European Report
September 28, 2006

EU/TURKEY : EP REPORT ON TURKEY TOUGH BUT FAIR, SAYS EURLINGS

The European Parliament approved the report on Turkey's progress
towards EU accession on 27 September by a large majority (429 in
favour, 71 against and 125 abstentions) The final version of this
document is "still tough but more balanced", said rapporteur Camiel
Eurlings (EPP-ED, NL), commenting on the vote.

After a stormy discussion in the EP Foreign Affairs Committee (AFET)
two weeks ago, the report triggered turbulent dispute at the plenary
session on 26 September too. The MEPs were to decide on that day on
the final wording of the report, assessing Turkey's preparation for
EU accession. The last version of the report, approved by AFET on 4
September, drew strong criticism from most of the political groups in
the Parliament for its "exceptionally critical tone" and "unbalanced
approach". Eurlings's assessment was harshly criticised also in
Ankara. Commenting on the document, a Turkish Foreign Ministry
spokesman said that "We think that some elements in the report are
written with political motives and without realism and are not in
accordance with the European Parliament's credibility and
seriousness."

Most controversial for both Ankara and Brussels was Paragraph 49,
which sets the recognition by Turkey of an alleged genocide of
Armenians as a precondition for its full EU membership. Commenting on
this particular paragraph, Camiel Eurlings admitted that it was
adopted against his will. "The Armenian genocide was added as a
precondition for accession at the very last moment. That was against
my will," said the rapporteur in an interview with the Turkish Daily
News on 25 September.

The amendments (80 in total), which were discussed at the plenary
session on 26 September, referred, in particular, to Paragraph 49.
The members of the PES and ALDE Groups intended to delete it. The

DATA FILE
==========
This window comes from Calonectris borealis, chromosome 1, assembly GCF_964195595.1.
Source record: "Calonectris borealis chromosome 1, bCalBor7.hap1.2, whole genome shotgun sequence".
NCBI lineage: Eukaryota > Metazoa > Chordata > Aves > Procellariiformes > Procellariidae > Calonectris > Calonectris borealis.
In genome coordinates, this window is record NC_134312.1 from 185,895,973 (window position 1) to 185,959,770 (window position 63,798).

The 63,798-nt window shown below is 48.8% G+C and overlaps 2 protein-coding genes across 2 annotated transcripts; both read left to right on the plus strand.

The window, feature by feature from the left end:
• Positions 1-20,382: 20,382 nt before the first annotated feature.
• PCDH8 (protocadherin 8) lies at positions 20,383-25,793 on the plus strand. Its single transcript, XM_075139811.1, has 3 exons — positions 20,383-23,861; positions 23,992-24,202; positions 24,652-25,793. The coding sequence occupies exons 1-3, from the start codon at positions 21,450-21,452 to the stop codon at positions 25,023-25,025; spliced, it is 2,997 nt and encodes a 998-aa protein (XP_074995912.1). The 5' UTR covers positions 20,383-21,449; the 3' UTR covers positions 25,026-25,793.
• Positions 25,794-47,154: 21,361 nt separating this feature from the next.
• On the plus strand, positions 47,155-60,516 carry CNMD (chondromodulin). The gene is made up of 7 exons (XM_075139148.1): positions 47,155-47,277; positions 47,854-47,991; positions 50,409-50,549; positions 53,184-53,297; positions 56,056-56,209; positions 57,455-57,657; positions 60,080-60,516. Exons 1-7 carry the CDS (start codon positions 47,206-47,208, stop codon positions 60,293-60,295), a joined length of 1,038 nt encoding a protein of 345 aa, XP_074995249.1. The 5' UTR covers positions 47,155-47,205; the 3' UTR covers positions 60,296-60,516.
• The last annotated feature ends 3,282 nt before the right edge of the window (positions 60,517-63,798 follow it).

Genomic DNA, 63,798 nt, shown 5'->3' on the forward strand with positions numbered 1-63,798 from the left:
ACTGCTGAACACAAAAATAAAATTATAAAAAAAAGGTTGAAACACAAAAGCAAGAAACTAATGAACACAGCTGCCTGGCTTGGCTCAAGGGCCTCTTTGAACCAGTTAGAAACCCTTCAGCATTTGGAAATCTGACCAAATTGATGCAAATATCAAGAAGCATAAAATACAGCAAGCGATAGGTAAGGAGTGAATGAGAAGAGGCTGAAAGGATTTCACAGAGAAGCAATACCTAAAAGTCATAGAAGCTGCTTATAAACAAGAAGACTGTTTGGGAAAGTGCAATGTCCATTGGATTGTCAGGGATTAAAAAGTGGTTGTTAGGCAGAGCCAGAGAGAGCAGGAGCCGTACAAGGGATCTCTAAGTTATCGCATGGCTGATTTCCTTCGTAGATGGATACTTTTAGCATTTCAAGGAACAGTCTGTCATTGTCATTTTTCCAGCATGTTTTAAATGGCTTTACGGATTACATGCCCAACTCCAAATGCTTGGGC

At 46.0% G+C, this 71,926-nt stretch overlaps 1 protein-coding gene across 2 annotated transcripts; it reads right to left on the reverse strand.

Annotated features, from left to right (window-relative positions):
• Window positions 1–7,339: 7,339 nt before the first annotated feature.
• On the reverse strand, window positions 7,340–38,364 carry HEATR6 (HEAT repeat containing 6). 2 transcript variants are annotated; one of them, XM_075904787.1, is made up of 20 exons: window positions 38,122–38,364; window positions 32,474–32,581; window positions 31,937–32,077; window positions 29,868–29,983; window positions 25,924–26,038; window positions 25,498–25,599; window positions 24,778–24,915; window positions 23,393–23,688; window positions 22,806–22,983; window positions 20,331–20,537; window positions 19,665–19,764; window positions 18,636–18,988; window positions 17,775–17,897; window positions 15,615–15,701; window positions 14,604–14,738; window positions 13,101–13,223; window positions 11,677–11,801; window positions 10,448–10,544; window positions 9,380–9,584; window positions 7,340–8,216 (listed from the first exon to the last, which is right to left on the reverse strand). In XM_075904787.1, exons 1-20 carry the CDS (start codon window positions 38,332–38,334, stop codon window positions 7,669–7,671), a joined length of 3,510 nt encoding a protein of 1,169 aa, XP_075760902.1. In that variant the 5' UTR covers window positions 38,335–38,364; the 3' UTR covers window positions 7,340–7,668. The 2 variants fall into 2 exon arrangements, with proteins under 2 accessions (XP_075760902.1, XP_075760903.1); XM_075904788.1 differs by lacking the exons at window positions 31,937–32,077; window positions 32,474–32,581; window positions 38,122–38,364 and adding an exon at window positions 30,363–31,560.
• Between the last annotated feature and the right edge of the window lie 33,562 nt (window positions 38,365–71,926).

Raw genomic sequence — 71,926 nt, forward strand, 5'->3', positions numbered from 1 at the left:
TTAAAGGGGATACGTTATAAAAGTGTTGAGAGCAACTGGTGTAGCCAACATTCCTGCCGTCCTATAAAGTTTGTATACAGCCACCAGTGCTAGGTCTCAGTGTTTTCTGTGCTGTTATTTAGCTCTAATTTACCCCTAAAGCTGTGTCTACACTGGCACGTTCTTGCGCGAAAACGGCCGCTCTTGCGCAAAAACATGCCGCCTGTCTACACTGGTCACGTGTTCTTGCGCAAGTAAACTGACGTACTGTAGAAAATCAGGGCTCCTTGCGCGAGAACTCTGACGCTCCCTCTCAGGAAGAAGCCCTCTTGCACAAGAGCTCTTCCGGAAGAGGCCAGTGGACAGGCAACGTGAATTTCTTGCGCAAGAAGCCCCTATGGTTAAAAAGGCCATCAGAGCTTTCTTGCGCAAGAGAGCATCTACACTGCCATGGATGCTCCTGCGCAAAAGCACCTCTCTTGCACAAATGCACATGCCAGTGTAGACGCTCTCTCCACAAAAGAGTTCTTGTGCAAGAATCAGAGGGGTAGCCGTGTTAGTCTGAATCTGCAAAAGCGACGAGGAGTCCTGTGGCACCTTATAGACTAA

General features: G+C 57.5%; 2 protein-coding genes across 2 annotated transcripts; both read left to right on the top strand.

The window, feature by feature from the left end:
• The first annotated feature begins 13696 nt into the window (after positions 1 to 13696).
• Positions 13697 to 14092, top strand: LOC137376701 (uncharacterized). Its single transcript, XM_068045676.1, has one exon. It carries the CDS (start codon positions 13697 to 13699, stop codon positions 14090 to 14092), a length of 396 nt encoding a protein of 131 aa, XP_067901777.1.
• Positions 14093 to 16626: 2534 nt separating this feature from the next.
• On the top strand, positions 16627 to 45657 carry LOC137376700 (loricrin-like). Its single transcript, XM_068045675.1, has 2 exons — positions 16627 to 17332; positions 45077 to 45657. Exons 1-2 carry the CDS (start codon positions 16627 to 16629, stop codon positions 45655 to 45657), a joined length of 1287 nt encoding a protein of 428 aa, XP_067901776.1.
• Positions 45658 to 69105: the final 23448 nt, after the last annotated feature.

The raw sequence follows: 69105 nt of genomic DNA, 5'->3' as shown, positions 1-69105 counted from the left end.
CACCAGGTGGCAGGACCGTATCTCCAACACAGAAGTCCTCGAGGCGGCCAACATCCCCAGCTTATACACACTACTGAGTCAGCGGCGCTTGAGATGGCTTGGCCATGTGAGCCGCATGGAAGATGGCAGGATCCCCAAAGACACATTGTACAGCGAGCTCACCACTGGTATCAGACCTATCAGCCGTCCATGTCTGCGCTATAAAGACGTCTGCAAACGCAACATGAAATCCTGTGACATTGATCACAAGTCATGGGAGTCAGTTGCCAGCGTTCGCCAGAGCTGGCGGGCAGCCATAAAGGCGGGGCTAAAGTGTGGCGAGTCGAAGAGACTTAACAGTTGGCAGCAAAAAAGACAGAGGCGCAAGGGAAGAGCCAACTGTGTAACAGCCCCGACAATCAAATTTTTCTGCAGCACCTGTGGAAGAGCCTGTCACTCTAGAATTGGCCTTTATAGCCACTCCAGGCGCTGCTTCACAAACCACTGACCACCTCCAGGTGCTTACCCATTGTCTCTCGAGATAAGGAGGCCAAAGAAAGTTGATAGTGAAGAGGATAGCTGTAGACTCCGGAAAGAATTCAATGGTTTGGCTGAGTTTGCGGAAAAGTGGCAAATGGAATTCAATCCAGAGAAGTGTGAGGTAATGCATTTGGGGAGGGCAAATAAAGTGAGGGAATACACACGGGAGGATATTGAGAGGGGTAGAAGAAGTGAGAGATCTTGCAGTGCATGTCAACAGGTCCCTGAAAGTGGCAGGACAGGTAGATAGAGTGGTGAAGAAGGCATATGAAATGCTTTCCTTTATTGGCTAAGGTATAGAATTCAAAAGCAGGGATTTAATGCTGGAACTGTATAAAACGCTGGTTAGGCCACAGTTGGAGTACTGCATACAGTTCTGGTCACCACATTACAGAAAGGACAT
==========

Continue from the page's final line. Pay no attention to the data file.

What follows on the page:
ALDE Group also suggested a modification of Paragraph 50 by deleting
its last sentence, which states that Turkey should establish good
relationships with the Greeks of Pontos and the Assyrians to fulfil
EU accession requirements. The ALDE Group tabled in total fourteen
amendments with a general aim to make the report more balanced and
objective. A similar approach was taken by the Socialist Group. They
intended, in particular, to change the wording of paragraphs
referring to the situation of the divided island of Cyprus by
stressing that both "Turkey and Cyprus should undertake new
initiatives to strengthen the ties between the two communities" and
underlining that it is the government of Cyprus which is responsible
for the continuing isolation of northern Cyprus.

The EPP-ED Group, known for its critical attitude towards Turkey's EU
candidacy, tabled five amendments, including a proposal for a new
paragraph (31 a), referring to the forthcoming visit by Pope Benedict
XVI to Turkey. Taking into consideration recent events after the
Pope's recent speech, in which he quoted a 14th century Christian
emperor and caused a wave of anger in the Muslim world, including
Turkey, the EPP-ED Group suggested that the report emphasise the hope
that "the visit will contribute to strengthening dialogue between the
Christian and Muslim worlds".

The vote at the EP's plenary session resulted in "further improvement
of the report", said Eurlings. He expressed his satisfaction that the
Parliament decided to delete Paragraph 49 (322 in favour, 283 against
and 40 abstentions), stressing that there are no extra preconditions
for the accession of Turkey except for those conditions which were
set 13 years ago in Copenhagen. "If Turkey complies with them, it
will become a fully-fledged member of the EU," said Eurlings. He also
strongly defended the final wording of Paragraph 50, saying that it
does not set a new condition but just puts pressure on Turkey to
establish good relations with such minorities as the Greeks of Pontos
and the Assyrians. The MEPs also voted in favour of the new Paragraph
31 a.

Despite the adopted amendments, the report is still very rigorous. It
calls on the government in Ankara to recognise the Republic of
Cyprus, withdraw its forces from the island and lift its embargo on
Cypriot vessels and aircraft. It reminds Turkey that a lack of
progress in implementing the Ankara Protocol "will have serious
implications for the negotiation process, and could even bring it to
a halt". It also calls on "both Greece and Turkey to refrain from
tension-prone military activities". Moreover, the MEPs stressed that
Ankara has to introduce freedom of expression and amend Article 301
of its Penal Code.